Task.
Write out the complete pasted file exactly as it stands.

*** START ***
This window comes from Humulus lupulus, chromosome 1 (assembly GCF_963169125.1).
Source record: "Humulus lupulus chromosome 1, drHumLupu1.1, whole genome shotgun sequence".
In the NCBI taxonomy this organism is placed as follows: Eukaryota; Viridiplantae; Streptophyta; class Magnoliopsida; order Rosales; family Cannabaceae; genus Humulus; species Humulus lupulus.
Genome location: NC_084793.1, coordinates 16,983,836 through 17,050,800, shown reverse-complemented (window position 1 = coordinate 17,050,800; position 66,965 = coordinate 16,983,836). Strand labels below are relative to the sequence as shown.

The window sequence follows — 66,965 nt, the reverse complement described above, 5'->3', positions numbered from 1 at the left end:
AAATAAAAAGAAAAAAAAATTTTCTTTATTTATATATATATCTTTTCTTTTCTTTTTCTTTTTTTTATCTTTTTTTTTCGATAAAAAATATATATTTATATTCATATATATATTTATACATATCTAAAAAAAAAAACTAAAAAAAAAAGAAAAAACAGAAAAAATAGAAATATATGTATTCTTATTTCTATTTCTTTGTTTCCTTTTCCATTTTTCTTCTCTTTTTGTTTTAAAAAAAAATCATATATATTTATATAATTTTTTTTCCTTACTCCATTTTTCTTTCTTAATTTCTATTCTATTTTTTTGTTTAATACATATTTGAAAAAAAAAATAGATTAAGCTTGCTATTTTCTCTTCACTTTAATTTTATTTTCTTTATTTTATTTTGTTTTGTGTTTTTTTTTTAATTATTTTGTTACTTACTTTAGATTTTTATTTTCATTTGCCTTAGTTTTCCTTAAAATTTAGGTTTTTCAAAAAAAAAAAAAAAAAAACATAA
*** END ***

This window comes from Humulus lupulus, chromosome 1 (assembly GCF_963169125.1).
Source record: "Humulus lupulus chromosome 1, drHumLupu1.1, whole genome shotgun sequence".
In the NCBI taxonomy this organism is placed as follows: Eukaryota; Viridiplantae; Streptophyta; class Magnoliopsida; order Rosales; family Cannabaceae; genus Humulus; species Humulus lupulus.
Genome location: NC_084793.1, coordinates 16,983,836 through 17,050,800, shown reverse-complemented (window position 1 = coordinate 17,050,800; position 66,965 = coordinate 16,983,836). Strand labels below are relative to the sequence as shown.

The window sequence follows — 66,965 nt, the reverse complement described above, 5'->3', positions numbered from 1 at the left end:
AAATAAAAAGAAAAAAAAATTTTCTTTATTTATATATATATCTTTTCTTTTCTTTTTCTTTTTTTTATCTTTTTTTTTCGATAAAAAATATATATTTATATTCATATATATATTTATACATATCTAAAAAAAAAAACTAAAAAAAAAAGAAAAAACAGAAAAAATAGAAATATATGTATTCTTATTTCTATTTCTTTGTTTCCTTTTCCATTTTTCTTCTCTTTTTGTTTTAAAAAAAAATCATATATATTTATATAATTTTTTTTCCTTACTCCATTTTTCTTTCTTAATTTCTATTCTATTTTTTTGTTTAATACATATTTGAAAAAAAAAATAGATTAAGCTTGCTATTTTCTCTTCACTTTAATTTTATTTTCTTTATTTTATTTTGTTTTGTGTTTTTTTTTTAATTATTTTGTTACTTACTTTAGATTTTTATTTTCATTTGCCTTAGTTTTCCTTAAAATTTAGGTTTTTCAAAAAAAAAAAAAAAAAAACATAA